Jonnie Schnytzer
Constantly between shtetl & avant-garde.

Palestinian Authority kick an own goal

If I were a Palestinian, I’d be worried. The P.A’s recent attempt at having Israel banned from FIFA should worry each and every Palestinian who wants a bright prosperous future for his people. If I were an Israeli, I wouldn’t be too worried (and let’s face it, like always in the big history of our little people, the only things that should really worry us are internal issues). Following are words of advice from a small people who have been around for a few thousand years (and still kicking).

The average human being doesn’t like uncertainty. The average human likes routine. And so usually, when your life is all of a sudden turned upside down, you panic and you beg for things to go back to the good old days. This explains evolution. If there is a need for change, we need it to be gradual or else we lose it. Well, most of us do. Hold that thought. Now, I’d like to give you the entire Jewish history in one paragraph. And then we’ll get back to our neighbors’ problem and how it relates to uncertainty.

How the Jewish people got to where they are today: we became a people while we were slaves of another nation. It would make Apartheid seem like the most liberal system. After hundreds of years of tyrannical slavery and genocide, we escaped. We invent monotheism and the idea that all men are equal. We conquered land (that is after all how a group of people becomes a nation historically isn’t it?) Many years later, after our capital and temple were destroyed (uncertainty anyone?) we revolutionized our religion. While the world believed in oracles we took power away from our prophets (too much uncertainty) and gave it to practical scholars who found stability in uncertainty.

We changed our religion from having sacrificial ceremonies at its core (what everyone else was doing – the safe and certain thing to do) to something completely different. We gave new meaning to the sacred laws which brought us to sacrificing in our temple in the first place. Our top priority was to have our kids learn these laws. And because we are Jews, we argues about the interpretations of these laws to this day. This revolution allowed us to maintain our religion once exiled. After being kicked out of several countries (England and Spain to name a couple), forced to be someone we were not, we couldn’t practice our revolutionized religion based on prayer, learning and day to day practice. So what did we do? We invented Kabala. Never heard of it? Ask Madonna.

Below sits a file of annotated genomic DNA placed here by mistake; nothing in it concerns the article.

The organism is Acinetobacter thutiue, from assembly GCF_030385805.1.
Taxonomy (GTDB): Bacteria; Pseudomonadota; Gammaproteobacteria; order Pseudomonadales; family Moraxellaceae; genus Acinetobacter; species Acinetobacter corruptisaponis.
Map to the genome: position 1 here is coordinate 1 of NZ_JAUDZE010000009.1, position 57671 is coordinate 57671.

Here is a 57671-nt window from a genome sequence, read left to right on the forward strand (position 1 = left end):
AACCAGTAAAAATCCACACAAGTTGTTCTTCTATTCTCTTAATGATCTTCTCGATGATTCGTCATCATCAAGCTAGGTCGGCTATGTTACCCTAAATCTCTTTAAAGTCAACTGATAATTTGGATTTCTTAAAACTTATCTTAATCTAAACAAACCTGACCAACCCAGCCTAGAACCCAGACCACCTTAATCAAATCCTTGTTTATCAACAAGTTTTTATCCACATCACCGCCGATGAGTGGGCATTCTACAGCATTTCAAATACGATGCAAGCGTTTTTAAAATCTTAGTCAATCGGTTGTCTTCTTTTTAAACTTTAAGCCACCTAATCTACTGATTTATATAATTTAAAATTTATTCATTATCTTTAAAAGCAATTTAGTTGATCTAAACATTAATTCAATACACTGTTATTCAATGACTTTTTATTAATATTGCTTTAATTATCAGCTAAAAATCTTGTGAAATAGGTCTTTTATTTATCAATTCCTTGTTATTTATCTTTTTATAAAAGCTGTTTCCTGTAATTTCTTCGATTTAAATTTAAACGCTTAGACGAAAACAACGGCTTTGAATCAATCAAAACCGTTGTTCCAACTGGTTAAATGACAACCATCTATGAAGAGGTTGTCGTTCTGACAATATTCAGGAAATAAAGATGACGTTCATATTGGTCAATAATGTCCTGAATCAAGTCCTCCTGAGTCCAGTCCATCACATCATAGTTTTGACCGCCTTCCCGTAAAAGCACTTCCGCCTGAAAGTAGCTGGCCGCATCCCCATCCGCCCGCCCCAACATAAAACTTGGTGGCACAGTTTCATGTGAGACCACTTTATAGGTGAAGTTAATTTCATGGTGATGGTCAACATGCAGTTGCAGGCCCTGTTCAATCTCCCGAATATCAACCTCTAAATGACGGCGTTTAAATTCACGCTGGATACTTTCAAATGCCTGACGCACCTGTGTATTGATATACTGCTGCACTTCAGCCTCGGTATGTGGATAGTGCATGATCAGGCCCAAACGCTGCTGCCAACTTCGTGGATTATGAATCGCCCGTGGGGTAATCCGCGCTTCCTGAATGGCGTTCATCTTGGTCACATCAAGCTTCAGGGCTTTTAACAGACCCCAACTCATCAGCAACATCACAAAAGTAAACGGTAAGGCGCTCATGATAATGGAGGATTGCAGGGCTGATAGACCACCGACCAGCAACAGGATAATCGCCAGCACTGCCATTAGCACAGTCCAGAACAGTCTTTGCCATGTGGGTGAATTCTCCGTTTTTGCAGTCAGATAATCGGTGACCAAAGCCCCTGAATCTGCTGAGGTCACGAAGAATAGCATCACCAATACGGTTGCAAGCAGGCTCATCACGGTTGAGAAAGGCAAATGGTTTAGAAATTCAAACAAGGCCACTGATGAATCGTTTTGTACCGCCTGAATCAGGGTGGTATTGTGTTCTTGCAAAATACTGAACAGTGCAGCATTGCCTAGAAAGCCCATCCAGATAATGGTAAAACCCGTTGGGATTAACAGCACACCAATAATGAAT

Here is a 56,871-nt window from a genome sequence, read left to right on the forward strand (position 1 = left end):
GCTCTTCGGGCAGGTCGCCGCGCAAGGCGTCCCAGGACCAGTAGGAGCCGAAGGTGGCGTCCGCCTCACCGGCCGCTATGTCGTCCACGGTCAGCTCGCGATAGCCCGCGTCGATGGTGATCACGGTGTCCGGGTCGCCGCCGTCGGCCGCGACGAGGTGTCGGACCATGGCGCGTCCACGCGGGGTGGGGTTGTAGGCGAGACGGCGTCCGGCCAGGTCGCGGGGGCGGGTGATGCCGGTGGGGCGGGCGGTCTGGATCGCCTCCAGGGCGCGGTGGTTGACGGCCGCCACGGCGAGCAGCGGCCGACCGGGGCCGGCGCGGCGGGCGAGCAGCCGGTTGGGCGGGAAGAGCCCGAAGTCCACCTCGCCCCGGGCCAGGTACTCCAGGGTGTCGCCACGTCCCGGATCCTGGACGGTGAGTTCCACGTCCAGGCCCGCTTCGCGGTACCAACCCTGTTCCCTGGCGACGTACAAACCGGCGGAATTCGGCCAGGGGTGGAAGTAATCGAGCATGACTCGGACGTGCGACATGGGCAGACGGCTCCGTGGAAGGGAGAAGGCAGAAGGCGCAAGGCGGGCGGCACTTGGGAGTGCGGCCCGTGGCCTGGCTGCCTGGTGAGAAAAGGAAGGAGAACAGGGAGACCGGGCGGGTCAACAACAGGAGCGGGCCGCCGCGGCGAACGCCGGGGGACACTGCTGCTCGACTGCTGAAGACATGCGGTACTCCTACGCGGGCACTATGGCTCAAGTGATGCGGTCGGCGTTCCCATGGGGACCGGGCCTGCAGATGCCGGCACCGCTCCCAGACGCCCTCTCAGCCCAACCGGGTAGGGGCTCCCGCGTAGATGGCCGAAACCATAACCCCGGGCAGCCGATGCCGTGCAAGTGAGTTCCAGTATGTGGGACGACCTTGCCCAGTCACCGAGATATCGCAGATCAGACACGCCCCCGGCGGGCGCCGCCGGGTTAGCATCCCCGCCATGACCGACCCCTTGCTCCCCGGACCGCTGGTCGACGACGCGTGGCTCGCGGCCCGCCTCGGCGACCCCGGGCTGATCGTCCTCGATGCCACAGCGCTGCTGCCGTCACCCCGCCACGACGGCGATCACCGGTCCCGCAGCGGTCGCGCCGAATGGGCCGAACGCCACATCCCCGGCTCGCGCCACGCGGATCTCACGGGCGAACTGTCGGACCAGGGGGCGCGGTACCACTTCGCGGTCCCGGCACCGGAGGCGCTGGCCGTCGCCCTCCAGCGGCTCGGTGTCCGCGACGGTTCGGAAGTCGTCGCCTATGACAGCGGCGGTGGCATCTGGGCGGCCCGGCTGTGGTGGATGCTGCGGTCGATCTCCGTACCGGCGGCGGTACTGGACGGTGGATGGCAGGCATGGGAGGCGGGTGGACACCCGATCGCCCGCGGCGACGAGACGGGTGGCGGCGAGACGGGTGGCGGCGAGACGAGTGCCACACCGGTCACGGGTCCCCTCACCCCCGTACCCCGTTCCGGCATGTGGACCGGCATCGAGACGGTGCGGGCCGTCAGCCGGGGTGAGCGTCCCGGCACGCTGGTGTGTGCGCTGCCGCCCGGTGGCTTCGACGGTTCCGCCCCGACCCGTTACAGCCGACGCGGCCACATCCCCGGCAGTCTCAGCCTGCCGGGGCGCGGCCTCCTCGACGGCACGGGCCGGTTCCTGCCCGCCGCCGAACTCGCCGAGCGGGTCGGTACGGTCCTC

We weren’t allowed to practice our religion so we invented a form of practice which was utterly spiritual. Years later with Europe becoming more liberal we started to lose touch with our religion. And those who didn’t, fought with one another about what it really meant to be a Jew (never a dull moment at dinner with the in-laws). And then the world decided for us. A Jew was someone who shouldn’t be here. Holocaust. 6 million Jews died, 1.5 million children. My father’s family were all killed save his parents. What did we do then? We strengthened the already forming Jewish State and became an independent people. We created a State which I think even Kind David and King Solomon would be proud of. This has been a very rough version of our history. For a better idea, I strongly recommend Cecil Roth (I don’t bring Jewish history to pat myself of the back, nor is the purpose of this article to gain hurrays from my fellow people. I merely bring my people’s history because I know it a little better than others).